Wednesday, February 25, 2009

Take My Security Treaty, Please

The headquarters of I Corps, a U.S. Army command that in the event of land conflict in East Asia would be in charge of the defense of U.S. allies in the region, is being moved from Washington State to Camp Zama in Kanagawa Prefecture. The shift is an indication of a U.S. commitment to its allies. As such it is probably not reversible.

U.S. jet fighters based in Misawa and Kadena and the heavy lift wing of Yokota also probably fulfill vital roles in bolstering the capabilities and credibility of the Japan-U.S. security alliance.

So what was Democratic Party Leader Ozawa Ichirō thinking when he told an audience in Nara Prefecture last night that the only branch of the U.S. armed services that needs to be in Japan is the U.S. Seventh Fleet? Arguing that the revolution in military affairs and force realignment have made the presence of the U.S. Air Force and U.S. Army (and the U.S. Marines - them too?) unnecessary seems not only wrong, but wrong in a way that makes googoo eyes at the People's Liberation Army.

Perhaps it is an example of Ozawa's thinking about long game, looking ahead to the day when the Chinese government has to select a target upon which the PLA can work out its frustrations. Japan would be able to say, "Not us, we reduced the U.S. presence that you found so threatening. We're the good guys, see?"

Or perhaps he believes that if the U.S. presence is lessened, the Chinese will stop trying to build up their power projection capabilities aimed at Japan.

Who knows?

Because the excuse Ozawa gives -- that getting rid of the non-Navy U.S. forces on the ground and in the air would compel Japan to provide for more of its security needs by itself, making Japan a more equal partner in the alliance -- seems nuts. It is akin to arguing that because swimming is a very valuable skill for individuals to have, we should be tossing babies off of piers.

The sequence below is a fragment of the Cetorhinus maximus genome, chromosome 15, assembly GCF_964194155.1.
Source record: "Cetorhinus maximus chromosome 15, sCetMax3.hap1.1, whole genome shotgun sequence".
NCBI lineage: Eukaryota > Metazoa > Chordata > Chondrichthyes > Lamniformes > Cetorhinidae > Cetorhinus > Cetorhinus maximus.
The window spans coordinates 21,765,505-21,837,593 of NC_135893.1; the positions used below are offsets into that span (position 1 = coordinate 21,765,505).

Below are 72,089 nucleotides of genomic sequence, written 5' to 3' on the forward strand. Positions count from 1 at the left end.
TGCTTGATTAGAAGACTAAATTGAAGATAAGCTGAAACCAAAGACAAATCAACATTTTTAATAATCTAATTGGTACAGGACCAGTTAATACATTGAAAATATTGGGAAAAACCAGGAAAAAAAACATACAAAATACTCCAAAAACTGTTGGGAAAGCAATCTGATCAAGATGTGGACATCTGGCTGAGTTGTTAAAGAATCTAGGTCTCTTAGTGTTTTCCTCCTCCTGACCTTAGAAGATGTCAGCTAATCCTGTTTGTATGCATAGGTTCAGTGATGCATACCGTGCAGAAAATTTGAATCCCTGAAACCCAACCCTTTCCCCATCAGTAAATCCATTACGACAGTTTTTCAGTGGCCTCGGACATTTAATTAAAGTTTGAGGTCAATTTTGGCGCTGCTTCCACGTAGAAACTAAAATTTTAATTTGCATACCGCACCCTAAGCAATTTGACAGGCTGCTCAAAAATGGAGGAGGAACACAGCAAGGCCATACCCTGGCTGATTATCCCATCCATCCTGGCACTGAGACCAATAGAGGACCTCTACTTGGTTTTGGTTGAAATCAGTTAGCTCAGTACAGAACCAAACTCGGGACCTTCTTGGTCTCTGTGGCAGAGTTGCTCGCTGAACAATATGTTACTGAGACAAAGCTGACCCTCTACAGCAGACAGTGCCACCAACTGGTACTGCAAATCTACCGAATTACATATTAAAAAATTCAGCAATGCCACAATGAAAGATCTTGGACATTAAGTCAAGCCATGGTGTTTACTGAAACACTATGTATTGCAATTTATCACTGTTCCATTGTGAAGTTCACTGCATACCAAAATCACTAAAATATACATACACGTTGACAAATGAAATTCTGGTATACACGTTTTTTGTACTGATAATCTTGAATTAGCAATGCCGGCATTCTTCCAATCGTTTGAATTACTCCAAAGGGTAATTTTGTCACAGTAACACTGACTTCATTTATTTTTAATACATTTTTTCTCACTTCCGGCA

2 comments:

rubashov said...

I'm not sure I agree with your two intial assumptions:
1) the headquarters move is an irreversible commitment, and
2) what Japan needs is more credible commitment from the US.

The US has a long history of reversing "irreversible" commitments in Asia. Inevitable anti-US base protests will provide a perfect cover for the US to move the headquarters if the government decides to do it.

Assumption #2 demands that a) Japan is facing a threat that it needs the US to defend it from, and b) the US is unlikely to so right now. Admittedly, the US government has used a) and b) for decades to justify why Japan should be more grateful for US protection. Still, I'm sure you're familiar with the evidence that Japanese leaders weren't as sure about that, seeing China as less of a threat than the US did, for example. Your post suggests that the Japanese political leadership (i.e. Ozawa) needs to take the Chinese threat more seriously and secure stronger American commitments to defend Japan in case China attacks. Am I reading you wrong?

But when Abe proposed that whole "Democratic Circle" or whatever it was, didn't you criticize it for being anti-China? Again, I apologize if I mis-remember, but I'm struggling to understand why it's so bad to get defensive commitments from other countries that oppose China but so great to get more US troops in Japan to defend against China.

Do you honestly believe that: a) China is likely to attack Japan, and b) the US would not defend Japan (given the pre-move force structure)?

That doesn't necessarily mean Ozawa was right to say what he did, but I'm just mystified where this post is coming from.

Anonymous said...

Gavan McCormack is arguing-pretty persuasively-that the issue is not the tranfer of the command to Camp Zama. It is the construction plans in Okinawa, and the huge costs which the GoJ has agreed to pay for the transfer in Guam. That was the reason that Clinton was in Japan in the first place, because the US is trying to force through some commitments while it still has the LDP as a negotiating partner.

As for why the US needs to be in Japan in the first place, well, 1)it's a pretty good hedge against regional economic integration and 2) It's a long way from San Diego to Bahrain. Somebody might get bored on the trip.